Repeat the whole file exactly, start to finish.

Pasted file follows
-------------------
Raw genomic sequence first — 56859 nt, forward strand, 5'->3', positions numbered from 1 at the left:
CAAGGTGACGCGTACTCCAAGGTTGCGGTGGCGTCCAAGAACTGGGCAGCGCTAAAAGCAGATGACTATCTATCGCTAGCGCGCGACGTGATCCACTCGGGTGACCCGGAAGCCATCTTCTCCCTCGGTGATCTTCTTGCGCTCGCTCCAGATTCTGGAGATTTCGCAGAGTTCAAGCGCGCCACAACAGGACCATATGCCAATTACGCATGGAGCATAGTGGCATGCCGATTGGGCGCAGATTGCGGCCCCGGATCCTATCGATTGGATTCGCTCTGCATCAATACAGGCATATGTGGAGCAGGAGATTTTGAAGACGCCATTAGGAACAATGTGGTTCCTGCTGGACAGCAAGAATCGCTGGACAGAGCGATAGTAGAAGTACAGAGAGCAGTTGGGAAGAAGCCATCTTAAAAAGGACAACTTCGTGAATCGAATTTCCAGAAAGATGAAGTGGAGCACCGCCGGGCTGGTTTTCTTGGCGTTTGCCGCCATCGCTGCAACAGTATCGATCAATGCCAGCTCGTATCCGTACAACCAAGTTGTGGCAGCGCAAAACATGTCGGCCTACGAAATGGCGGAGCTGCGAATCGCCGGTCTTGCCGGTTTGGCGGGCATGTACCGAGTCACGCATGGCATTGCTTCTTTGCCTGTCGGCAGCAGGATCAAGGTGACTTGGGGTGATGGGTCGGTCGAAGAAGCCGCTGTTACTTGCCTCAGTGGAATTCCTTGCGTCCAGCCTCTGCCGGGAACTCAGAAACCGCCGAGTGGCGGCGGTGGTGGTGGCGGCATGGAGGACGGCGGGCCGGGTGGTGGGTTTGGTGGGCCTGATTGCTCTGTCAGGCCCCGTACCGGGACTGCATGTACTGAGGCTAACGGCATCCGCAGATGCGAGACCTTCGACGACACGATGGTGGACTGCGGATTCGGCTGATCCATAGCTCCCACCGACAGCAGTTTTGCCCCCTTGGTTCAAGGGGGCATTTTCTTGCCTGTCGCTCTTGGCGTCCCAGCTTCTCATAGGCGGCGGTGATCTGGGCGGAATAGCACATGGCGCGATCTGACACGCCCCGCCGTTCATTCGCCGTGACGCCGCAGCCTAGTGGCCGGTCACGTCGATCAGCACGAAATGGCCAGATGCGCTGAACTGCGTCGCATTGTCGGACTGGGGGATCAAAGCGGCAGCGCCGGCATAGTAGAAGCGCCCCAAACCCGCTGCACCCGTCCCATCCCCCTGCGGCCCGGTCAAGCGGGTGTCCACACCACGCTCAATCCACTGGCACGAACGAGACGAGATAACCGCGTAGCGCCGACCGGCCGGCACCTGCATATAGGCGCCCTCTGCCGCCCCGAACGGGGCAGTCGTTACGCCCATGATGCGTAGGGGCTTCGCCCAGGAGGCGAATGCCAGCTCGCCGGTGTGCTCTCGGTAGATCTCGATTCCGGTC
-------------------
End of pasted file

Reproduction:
Raw genomic sequence first — 56859 nt, forward strand, 5'->3', positions numbered from 1 at the left:
CAAGGTGACGCGTACTCCAAGGTTGCGGTGGCGTCCAAGAACTGGGCAGCGCTAAAAGCAGATGACTATCTATCGCTAGCGCGCGACGTGATCCACTCGGGTGACCCGGAAGCCATCTTCTCCCTCGGTGATCTTCTTGCGCTCGCTCCAGATTCTGGAGATTTCGCAGAGTTCAAGCGCGCCACAACAGGACCATATGCCAATTACGCATGGAGCATAGTGGCATGCCGATTGGGCGCAGATTGCGGCCCCGGATCCTATCGATTGGATTCGCTCTGCATCAATACAGGCATATGTGGAGCAGGAGATTTTGAAGACGCCATTAGGAACAATGTGGTTCCTGCTGGACAGCAAGAATCGCTGGACAGAGCGATAGTAGAAGTACAGAGAGCAGTTGGGAAGAAGCCATCTTAAAAAGGACAACTTCGTGAATCGAATTTCCAGAAAGATGAAGTGGAGCACCGCCGGGCTGGTTTTCTTGGCGTTTGCCGCCATCGCTGCAACAGTATCGATCAATGCCAGCTCGTATCCGTACAACCAAGTTGTGGCAGCGCAAAACATGTCGGCCTACGAAATGGCGGAGCTGCGAATCGCCGGTCTTGCCGGTTTGGCGGGCATGTACCGAGTCACGCATGGCATTGCTTCTTTGCCTGTCGGCAGCAGGATCAAGGTGACTTGGGGTGATGGGTCGGTCGAAGAAGCCGCTGTTACTTGCCTCAGTGGAATTCCTTGCGTCCAGCCTCTGCCGGGAACTCAGAAACCGCCGAGTGGCGGCGGTGGTGGTGGCGGCATGGAGGACGGCGGGCCGGGTGGTGGGTTTGGTGGGCCTGATTGCTCTGTCAGGCCCCGTACCGGGACTGCATGTACTGAGGCTAACGGCATCCGCAGATGCGAGACCTTCGACGACACGATGGTGGACTGCGGATTCGGCTGATCCATAGCTCCCACCGACAGCAGTTTTGCCCCCTTGGTTCAAGGGGGCATTTTCTTGCCTGTCGCTCTTGGCGTCCCAGCTTCTCATAGGCGGCGGTGATCTGGGCGGAATAGCACATGGCGCGATCTGACACGCCCCGCCGTTCATTCGCCGTGACGCCGCAGCCTAGTGGCCGGTCACGTCGATCAGCACGAAATGGCCAGATGCGCTGAACTGCGTCGCATTGTCGGACTGGGGGATCAAAGCGGCAGCGCCGGCATAGTAGAAGCGCCCCAAACCCGCTGCACCCGTCCCATCCCCCTGCGGCCCGGTCAAGCGGGTGTCCACACCACGCTCAATCCACTGGCACGAACGAGACGAGATAACCGCGTAGCGCCGACCGGCCGGCACCTGCATATAGGCGCCCTCTGCCGCCCCGAACGGGGCAGTCGTTACGCCCATGATGCGTAGGGGCTTCGCCCAGGAGGCGAATGCCAGCTCGCCGGTGTGCTCTCGGTAGATCTCGATTCCGGTC